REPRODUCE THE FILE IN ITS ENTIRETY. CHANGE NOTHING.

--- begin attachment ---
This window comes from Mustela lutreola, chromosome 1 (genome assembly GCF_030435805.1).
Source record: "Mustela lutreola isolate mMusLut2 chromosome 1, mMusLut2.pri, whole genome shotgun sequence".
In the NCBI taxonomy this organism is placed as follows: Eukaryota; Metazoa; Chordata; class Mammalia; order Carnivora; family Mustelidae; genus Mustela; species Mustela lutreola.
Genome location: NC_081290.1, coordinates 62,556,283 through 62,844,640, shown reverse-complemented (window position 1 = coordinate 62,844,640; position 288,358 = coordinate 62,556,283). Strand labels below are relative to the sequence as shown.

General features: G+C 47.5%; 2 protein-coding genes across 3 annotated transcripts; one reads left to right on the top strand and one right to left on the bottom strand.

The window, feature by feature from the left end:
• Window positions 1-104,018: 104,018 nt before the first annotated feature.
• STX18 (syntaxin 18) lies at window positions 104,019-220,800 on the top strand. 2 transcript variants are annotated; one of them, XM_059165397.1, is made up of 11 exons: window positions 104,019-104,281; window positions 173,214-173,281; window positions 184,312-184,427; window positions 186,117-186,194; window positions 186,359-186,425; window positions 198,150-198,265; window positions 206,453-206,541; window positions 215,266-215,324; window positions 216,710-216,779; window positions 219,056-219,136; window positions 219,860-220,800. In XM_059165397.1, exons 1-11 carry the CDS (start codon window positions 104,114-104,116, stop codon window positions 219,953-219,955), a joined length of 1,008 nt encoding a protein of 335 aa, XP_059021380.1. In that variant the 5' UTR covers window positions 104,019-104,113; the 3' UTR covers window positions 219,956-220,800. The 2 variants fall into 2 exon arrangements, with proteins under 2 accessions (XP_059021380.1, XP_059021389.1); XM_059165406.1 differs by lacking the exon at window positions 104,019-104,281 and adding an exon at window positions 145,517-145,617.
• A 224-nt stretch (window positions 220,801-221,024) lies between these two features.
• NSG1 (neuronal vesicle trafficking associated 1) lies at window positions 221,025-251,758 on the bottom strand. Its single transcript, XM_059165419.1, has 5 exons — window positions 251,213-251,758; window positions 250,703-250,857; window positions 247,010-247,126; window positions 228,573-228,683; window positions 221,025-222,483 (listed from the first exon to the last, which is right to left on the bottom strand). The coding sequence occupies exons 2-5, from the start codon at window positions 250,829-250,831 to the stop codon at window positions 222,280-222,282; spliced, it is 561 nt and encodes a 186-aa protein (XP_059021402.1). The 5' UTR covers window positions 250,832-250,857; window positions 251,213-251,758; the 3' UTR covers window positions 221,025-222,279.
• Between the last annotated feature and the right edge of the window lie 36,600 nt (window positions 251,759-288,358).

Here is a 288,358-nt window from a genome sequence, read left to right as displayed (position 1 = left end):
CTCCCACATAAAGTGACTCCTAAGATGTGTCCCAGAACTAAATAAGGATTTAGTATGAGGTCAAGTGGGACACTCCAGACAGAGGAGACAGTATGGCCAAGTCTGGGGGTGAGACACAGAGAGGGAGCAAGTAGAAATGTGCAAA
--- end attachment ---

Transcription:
This window comes from Mustela lutreola, chromosome 1 (genome assembly GCF_030435805.1).
Source record: "Mustela lutreola isolate mMusLut2 chromosome 1, mMusLut2.pri, whole genome shotgun sequence".
In the NCBI taxonomy this organism is placed as follows: Eukaryota; Metazoa; Chordata; class Mammalia; order Carnivora; family Mustelidae; genus Mustela; species Mustela lutreola.
Genome location: NC_081290.1, coordinates 62,556,283 through 62,844,640, shown reverse-complemented (window position 1 = coordinate 62,844,640; position 288,358 = coordinate 62,556,283). Strand labels below are relative to the sequence as shown.

General features: G+C 47.5%; 2 protein-coding genes across 3 annotated transcripts; one reads left to right on the top strand and one right to left on the bottom strand.

The window, feature by feature from the left end:
• Window positions 1-104,018: 104,018 nt before the first annotated feature.
• STX18 (syntaxin 18) lies at window positions 104,019-220,800 on the top strand. 2 transcript variants are annotated; one of them, XM_059165397.1, is made up of 11 exons: window positions 104,019-104,281; window positions 173,214-173,281; window positions 184,312-184,427; window positions 186,117-186,194; window positions 186,359-186,425; window positions 198,150-198,265; window positions 206,453-206,541; window positions 215,266-215,324; window positions 216,710-216,779; window positions 219,056-219,136; window positions 219,860-220,800. In XM_059165397.1, exons 1-11 carry the CDS (start codon window positions 104,114-104,116, stop codon window positions 219,953-219,955), a joined length of 1,008 nt encoding a protein of 335 aa, XP_059021380.1. In that variant the 5' UTR covers window positions 104,019-104,113; the 3' UTR covers window positions 219,956-220,800. The 2 variants fall into 2 exon arrangements, with proteins under 2 accessions (XP_059021380.1, XP_059021389.1); XM_059165406.1 differs by lacking the exon at window positions 104,019-104,281 and adding an exon at window positions 145,517-145,617.
• A 224-nt stretch (window positions 220,801-221,024) lies between these two features.
• NSG1 (neuronal vesicle trafficking associated 1) lies at window positions 221,025-251,758 on the bottom strand. Its single transcript, XM_059165419.1, has 5 exons — window positions 251,213-251,758; window positions 250,703-250,857; window positions 247,010-247,126; window positions 228,573-228,683; window positions 221,025-222,483 (listed from the first exon to the last, which is right to left on the bottom strand). The coding sequence occupies exons 2-5, from the start codon at window positions 250,829-250,831 to the stop codon at window positions 222,280-222,282; spliced, it is 561 nt and encodes a 186-aa protein (XP_059021402.1). The 5' UTR covers window positions 250,832-250,857; window positions 251,213-251,758; the 3' UTR covers window positions 221,025-222,279.
• Between the last annotated feature and the right edge of the window lie 36,600 nt (window positions 251,759-288,358).

Here is a 288,358-nt window from a genome sequence, read left to right as displayed (position 1 = left end):
CTCCCACATAAAGTGACTCCTAAGATGTGTCCCAGAACTAAATAAGGATTTAGTATGAGGTCAAGTGGGACACTCCAGACAGAGGAGACAGTATGGCCAAGTCTGGGGGTGAGACACAGAGAGGGAGCAAGTAGAAATGTGCAAA